Overall, for what it is, the X-Men: Evolution comic series has some decent portions and had some potential to go somewhere interesting, if it’d had the chance. I don’t know when the writers and artists knew that their run was over; at some point, they must have been told. The earlier issues are meant to introduce or provide some backstory for some of the characters, and they had some good moments. Starting with issue #5, the series tries to condense too many story arcs and plots into single issues and ended up not doing them justice. The series may have benefited from focusing on one story arc developed over several issues with more interactions between the X-Men to develop their friendships, which were easily some of the better parts of the stories.

The X-Men: Evolution comic book series is probably only going to be of interest to either a die-had completionist or someone like me who remembers the television series. There isn’t much of a story outside of the introductions to the characters, and there are some problems with the writing and plot. It’s not a necessary read, but there are enough funny moments that the nostalgia factor made it a nice trip down memory lane on a quiet afternoon (Issue #2 even managed to inspire a short fan fiction that I wrote recently.)[3] If you’re a fan of the show and happen to come across a used copy somewhere, maybe pick it up for a look through, but it’s not something to seek out.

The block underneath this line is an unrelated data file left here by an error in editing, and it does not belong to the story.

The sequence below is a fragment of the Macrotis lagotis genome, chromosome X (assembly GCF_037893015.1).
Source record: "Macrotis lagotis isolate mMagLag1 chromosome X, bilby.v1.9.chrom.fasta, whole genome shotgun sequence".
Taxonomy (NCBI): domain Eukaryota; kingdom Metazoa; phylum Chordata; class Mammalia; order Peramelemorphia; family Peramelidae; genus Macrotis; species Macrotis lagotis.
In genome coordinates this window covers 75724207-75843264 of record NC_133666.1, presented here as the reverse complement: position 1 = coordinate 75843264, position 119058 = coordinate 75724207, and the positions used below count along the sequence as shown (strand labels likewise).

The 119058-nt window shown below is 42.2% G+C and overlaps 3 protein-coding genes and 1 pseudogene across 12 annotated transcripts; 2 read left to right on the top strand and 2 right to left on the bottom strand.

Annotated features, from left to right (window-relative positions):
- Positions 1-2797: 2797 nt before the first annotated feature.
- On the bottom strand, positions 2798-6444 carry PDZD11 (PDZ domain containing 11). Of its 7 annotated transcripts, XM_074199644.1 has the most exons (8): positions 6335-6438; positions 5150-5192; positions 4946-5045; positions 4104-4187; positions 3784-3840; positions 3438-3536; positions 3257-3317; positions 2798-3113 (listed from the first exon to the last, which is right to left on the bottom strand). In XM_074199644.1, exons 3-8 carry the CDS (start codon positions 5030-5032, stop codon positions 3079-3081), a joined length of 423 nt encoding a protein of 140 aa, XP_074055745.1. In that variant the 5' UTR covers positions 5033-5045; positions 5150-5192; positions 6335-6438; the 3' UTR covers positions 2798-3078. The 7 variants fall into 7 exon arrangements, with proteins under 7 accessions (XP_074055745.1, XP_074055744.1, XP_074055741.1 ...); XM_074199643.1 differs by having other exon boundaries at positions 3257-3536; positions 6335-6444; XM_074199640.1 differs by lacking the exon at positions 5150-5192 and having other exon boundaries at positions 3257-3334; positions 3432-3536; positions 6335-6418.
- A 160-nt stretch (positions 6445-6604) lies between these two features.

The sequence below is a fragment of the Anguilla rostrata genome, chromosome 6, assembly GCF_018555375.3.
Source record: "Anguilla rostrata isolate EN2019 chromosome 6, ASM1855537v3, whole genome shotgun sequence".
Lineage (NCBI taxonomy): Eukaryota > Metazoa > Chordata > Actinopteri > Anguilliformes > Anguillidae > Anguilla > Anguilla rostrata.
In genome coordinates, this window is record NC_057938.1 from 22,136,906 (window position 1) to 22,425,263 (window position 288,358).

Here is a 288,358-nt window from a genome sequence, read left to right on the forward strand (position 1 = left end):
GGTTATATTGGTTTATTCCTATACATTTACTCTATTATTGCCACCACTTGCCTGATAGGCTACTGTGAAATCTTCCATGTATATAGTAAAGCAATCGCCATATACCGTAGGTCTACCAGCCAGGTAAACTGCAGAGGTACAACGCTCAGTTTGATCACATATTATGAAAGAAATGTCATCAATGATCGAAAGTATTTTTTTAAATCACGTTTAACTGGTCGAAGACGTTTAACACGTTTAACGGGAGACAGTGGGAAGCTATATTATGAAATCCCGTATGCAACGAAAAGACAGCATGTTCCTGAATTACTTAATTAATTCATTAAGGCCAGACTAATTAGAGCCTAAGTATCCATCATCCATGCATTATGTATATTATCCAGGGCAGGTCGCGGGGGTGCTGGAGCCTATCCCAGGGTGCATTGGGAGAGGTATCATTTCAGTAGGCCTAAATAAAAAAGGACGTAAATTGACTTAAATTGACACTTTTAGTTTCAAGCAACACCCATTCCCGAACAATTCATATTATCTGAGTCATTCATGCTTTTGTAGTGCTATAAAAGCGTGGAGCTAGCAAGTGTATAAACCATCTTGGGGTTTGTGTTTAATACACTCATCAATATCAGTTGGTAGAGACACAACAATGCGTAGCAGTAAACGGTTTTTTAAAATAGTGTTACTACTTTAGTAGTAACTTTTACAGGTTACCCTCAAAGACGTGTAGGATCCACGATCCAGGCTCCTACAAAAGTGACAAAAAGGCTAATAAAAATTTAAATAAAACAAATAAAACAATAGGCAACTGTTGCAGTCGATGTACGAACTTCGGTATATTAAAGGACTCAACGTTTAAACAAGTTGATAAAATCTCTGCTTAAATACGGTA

[Originally Written: 10 July 2014]

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References

[1] Grayson, Devin; Udon Studios; et al. #7: “Beast of Burden”. 2002. X-Men: Evolution. Marvel, 2003.

[2] “Monster of the Week”. TV Tropes entry. Retrieved on 10 July 2014 from http://tvtropes.org/pmwiki/pmwiki.php/Main/MonsterOfTheWeek.

[3] Geek Squared 1307. “Certified Do-Gooder”. Posted on 5 June 2014 at FanFiction.Net. Retrieved on 10 July 2014 from https://www.fanfiction.net/s/10417052/1/Certified-Do-Gooder.